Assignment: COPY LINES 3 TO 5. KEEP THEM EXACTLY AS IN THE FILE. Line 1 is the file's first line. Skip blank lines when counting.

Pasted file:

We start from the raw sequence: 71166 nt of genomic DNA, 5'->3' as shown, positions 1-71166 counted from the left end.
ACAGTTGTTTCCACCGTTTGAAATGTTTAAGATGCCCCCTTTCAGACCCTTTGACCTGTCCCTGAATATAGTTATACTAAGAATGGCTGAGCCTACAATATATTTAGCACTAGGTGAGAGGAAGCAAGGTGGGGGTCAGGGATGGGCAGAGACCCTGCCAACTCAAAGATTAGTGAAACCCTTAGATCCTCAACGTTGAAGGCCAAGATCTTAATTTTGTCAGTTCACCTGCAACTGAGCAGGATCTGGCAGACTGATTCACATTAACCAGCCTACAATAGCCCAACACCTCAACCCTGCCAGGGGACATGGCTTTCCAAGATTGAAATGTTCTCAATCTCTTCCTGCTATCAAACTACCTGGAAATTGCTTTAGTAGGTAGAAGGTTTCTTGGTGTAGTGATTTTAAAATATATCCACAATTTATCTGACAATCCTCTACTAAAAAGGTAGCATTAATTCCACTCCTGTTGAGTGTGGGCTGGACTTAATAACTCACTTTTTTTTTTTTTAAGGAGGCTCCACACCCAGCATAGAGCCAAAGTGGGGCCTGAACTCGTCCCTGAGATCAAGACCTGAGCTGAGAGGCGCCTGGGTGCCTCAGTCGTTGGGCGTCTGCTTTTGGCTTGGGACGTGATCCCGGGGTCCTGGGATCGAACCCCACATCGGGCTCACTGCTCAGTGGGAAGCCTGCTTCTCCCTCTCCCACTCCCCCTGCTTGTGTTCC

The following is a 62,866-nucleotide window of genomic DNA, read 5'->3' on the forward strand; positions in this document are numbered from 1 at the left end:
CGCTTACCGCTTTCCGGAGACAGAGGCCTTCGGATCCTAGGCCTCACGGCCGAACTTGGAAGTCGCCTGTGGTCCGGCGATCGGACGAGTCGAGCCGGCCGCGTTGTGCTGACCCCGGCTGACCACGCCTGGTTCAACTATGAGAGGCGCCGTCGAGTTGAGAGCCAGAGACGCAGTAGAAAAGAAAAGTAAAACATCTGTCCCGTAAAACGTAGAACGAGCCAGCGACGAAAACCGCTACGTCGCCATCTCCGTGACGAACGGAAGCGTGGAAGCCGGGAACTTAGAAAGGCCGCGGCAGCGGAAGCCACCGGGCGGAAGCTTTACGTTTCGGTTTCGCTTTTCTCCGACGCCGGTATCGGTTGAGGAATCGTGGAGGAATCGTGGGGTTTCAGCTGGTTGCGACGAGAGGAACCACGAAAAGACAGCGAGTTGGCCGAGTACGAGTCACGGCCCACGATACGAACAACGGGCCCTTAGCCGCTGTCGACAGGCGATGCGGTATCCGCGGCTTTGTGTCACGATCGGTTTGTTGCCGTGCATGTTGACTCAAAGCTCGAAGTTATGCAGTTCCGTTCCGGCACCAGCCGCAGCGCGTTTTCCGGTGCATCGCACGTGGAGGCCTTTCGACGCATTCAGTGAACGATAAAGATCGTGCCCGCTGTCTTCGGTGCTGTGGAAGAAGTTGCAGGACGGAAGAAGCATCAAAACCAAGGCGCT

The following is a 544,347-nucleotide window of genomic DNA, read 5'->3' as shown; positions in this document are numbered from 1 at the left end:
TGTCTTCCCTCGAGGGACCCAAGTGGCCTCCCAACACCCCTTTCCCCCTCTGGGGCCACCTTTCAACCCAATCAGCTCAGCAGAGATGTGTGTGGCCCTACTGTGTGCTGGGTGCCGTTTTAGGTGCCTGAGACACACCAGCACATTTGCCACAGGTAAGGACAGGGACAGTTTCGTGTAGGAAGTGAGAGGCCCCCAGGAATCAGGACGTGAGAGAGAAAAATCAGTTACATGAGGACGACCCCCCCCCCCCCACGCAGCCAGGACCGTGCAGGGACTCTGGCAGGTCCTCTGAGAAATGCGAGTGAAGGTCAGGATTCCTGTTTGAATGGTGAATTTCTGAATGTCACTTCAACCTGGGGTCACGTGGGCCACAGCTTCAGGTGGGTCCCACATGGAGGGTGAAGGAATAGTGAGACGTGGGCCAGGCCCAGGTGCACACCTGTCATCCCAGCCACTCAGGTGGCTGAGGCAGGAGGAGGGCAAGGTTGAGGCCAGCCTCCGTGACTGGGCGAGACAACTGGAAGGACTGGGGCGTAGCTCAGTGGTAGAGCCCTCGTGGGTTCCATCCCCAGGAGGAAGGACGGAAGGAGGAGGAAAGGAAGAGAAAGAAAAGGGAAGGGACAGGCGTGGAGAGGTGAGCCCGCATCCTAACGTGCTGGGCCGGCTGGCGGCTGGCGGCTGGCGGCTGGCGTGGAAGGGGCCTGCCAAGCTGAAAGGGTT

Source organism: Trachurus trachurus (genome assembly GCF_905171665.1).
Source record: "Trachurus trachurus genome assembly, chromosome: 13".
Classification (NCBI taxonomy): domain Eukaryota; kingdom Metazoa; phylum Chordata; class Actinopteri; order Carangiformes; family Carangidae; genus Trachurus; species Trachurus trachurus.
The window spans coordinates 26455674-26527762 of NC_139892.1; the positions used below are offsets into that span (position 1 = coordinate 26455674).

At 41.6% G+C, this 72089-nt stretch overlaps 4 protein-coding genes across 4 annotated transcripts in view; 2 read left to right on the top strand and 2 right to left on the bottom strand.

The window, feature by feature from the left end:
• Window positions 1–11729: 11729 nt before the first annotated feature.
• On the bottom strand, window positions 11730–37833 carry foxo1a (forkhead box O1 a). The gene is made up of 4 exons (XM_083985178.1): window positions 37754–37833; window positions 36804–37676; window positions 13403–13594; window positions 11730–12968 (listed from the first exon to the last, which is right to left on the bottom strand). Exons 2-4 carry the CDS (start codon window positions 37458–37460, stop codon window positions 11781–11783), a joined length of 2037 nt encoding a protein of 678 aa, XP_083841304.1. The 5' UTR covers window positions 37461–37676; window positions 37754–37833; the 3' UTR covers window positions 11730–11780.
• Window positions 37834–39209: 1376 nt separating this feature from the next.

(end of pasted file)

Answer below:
The following is a 62,866-nucleotide window of genomic DNA, read 5'->3' on the forward strand; positions in this document are numbered from 1 at the left end:
CGCTTACCGCTTTCCGGAGACAGAGGCCTTCGGATCCTAGGCCTCACGGCCGAACTTGGAAGTCGCCTGTGGTCCGGCGATCGGACGAGTCGAGCCGGCCGCGTTGTGCTGACCCCGGCTGACCACGCCTGGTTCAACTATGAGAGGCGCCGTCGAGTTGAGAGCCAGAGACGCAGTAGAAAAGAAAAGTAAAACATCTGTCCCGTAAAACGTAGAACGAGCCAGCGACGAAAACCGCTACGTCGCCATCTCCGTGACGAACGGAAGCGTGGAAGCCGGGAACTTAGAAAGGCCGCGGCAGCGGAAGCCACCGGGCGGAAGCTTTACGTTTCGGTTTCGCTTTTCTCCGACGCCGGTATCGGTTGAGGAATCGTGGAGGAATCGTGGGGTTTCAGCTGGTTGCGACGAGAGGAACCACGAAAAGACAGCGAGTTGGCCGAGTACGAGTCACGGCCCACGATACGAACAACGGGCCCTTAGCCGCTGTCGACAGGCGATGCGGTATCCGCGGCTTTGTGTCACGATCGGTTTGTTGCCGTGCATGTTGACTCAAAGCTCGAAGTTATGCAGTTCCGTTCCGGCACCAGCCGCAGCGCGTTTTCCGGTGCATCGCACGTGGAGGCCTTTCGACGCATTCAGTGAACGATAAAGATCGTGCCCGCTGTCTTCGGTGCTGTGGAAGAAGTTGCAGGACGGAAGAAGCATCAAAACCAAGGCGCT

The following is a 544,347-nucleotide window of genomic DNA, read 5'->3' as shown; positions in this document are numbered from 1 at the left end: